Our yacht insurance states that we must be south of latitude 12°40′ by June 1st because of hurricane season. Well… we made it… barely.
Although we had originally planned to spend a week or so longer in the Grenadines, spurred on by my sickness, we decided to go ahead and make a bee-line for Grenada from Bequia. Additionally, the marina that we had reserved confirmed that they had room for us a few days early, AND… We would have electricity on the dock, at least for the first month. We were initially told that we’d not have electricity. 60-hertz electrical supply (U.S.) is difficult to find down here. Most countries operate on 50Hz. We have just discovered this! So, we cannot plug into shore power almost anywhere in Grenada. Port Louis Marina has a few 60Hz pedestals, but they are hard to come by given that so many cruisers come down to Grenada during the hurricane season. Getting power on Beatitude (read: Air-Conditioning!) was a huge bonus.
So, on Wednesday morning, June 1st, we weighed anchor at 5:30 a.m. and set off on our 69-nautical mile passage. The sail was lovely for most of the time. We had similar conditions to those we experienced on our overnight to Bequia: 16-17 knots of easterly wind and 5-foot seas from just abaft our port-side beam. The sun shined brightly throughout most of the morning, but clouds built as we proceeded southwestwardly. We had dodged a few squalls, but by the time we approached Carriacou, our luck ran out. They weren’t quite as intense as on our previous sail, but still a force to be reckoned with. There was also an anomalous 15-minute time period when the waves suddenly switched to well-forward of the beam which meant we were slamming into them for that short while. Suddenly, as quickly as they shifted, they changed back. I haven’t figured that one out yet.
It was, of course, raining when we made our entry into the harbour at St. George, Grenada over ten hours later. Cindy and I donned our rain-jackets to prepare the lines and fenders. The dockhands all graciously worked in the rain to help us tie to the dock. The docking experience here is another first for the crew of Beatitude. Most European marinas use a technique known as Mediterranean Mooring in which the vessel drops anchor out away from the dock and then backs in to the dock. Dock lines are led astern to tie the vessel to the quay or wall. In this case, instead of dropping an anchor, we tied to a mooring ball (with the assistance of a marina worker in a boat) and then backed into our spot along the quay. It was quite easy with the professional help of the marina staff.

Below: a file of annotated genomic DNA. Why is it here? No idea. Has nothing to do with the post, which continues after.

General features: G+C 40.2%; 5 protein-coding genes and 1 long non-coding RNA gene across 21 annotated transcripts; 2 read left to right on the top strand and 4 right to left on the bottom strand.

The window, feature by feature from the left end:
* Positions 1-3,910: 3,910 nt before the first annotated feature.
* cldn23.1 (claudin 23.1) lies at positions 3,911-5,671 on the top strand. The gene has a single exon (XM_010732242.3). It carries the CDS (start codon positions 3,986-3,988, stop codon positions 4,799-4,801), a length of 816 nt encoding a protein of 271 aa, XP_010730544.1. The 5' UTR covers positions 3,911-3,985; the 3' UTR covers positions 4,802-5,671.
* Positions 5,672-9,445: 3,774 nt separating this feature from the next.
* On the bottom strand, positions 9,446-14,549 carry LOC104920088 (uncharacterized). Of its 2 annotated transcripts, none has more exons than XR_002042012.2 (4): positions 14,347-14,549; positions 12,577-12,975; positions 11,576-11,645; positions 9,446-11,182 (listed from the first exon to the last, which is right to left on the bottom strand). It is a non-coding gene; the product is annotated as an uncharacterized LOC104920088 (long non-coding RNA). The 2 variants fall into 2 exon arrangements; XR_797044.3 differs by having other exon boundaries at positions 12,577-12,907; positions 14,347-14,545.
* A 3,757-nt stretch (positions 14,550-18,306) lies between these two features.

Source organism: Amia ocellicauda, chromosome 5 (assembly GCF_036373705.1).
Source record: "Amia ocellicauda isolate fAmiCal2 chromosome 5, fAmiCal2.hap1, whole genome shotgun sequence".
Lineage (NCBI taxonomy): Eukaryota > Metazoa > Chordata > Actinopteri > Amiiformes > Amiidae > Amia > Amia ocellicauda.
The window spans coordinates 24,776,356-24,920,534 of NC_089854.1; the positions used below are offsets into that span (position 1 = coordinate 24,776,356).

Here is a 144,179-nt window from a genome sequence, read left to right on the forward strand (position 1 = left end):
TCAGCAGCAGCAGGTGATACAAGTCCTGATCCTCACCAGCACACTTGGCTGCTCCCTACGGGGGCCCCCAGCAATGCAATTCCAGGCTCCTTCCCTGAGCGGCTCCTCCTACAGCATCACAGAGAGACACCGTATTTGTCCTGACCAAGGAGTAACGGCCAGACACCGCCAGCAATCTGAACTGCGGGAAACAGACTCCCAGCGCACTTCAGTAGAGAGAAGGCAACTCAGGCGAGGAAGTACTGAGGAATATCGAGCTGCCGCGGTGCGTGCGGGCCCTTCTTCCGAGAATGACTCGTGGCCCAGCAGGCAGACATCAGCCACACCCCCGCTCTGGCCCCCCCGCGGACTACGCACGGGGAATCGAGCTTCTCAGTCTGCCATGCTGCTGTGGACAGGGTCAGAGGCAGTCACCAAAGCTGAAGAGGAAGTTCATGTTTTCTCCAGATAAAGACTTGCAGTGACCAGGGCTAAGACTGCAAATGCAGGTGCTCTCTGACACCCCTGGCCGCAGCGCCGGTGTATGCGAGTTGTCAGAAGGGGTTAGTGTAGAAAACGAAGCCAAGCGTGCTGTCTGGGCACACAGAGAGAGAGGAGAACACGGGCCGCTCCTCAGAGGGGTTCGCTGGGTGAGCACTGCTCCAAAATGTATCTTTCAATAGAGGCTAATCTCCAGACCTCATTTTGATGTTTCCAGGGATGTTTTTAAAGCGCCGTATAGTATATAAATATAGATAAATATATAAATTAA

My usual post-passage fatigue was amplified and exacerbated by my recent health issues, so we didn’t feel like doing much once we arrived. While Cindy finished helping the workers tie us to the dock, I hurried over to customs and immigration (conveniently located in the marina) to clear in just before they closed. We then had pizza at the marina restaurant and collapsed into bed a little early for some rest.
On Thursday morning, we took the taxi over to the St. Augustine Medical Services (a private hospital and clinic recommended by the marina staff). We were very impressed by the place. We walked in without an appointment about 8:10 and were promptly registered (a simple one-page process). Five minutes later, a nurse took me to take my vital signs. About ten minutes later, I was in with the doctor. He ordered some laboratory tests which were promptly drawn. We waited for the results and were out of there by 10:30. The total bill was $300 in Eastern Caribbean dollars. That’s $115 in U.S. Dollars. The bill for the doctor was $30 (US). Wow! That wouldn’t even cover my co-pay for my U.S. appointments. But, it wasn’t just that the cost was low, I felt the care I received was as good as I might get in any U.S. clinic.
So, what was the diagnosis? Dr. Amechi felt that I am, indeed, suffering from some mosquito-born tropical virus. My rapid Dengue Fever test was negative. My WBC was low, consistent with a viral illness. Two other diagnostic tests, the tests for the Chikungunya and Zika viruses are send-outs and won’t be back for at least three weeks. But, presumptively, he feels I likely have Chikungunya virus. Leave it to me. Mosquitos love me. I usually get bitten several times a day, no matter what precautions I attempt to take. Finally, it has caught up with me — I’ve caught some exotic disease. The good news is that the disease is self-limited and will eventually run its course. The bad news is that there is no treatment to help it along. But, my rash is almost gone. I’m not as weak or fatigued as I was. However, the joint pain and inflammation in my hands, wrists and ankles are still significant. I’m just thankful it’s nothing worse and that my symptoms were not as severe as they could have been.
We returned from the doctor’s office and spent most of the afternoon cleaning, organizing and beginning the work on the long list of things to fix on Beatitude while we are here. As the BOAT acronym suggests, it is time to “break out another thousand” (or two, or three…). In the meantime, the marina is lovely, the people are friendly, and we have no complaints. We thank the good Lord that we’ve made it to Grenada and are in a very nice place at this time. How long we’ll be here, we don’t know. At least a month, but perhaps the entire hurricane season. We’ll see.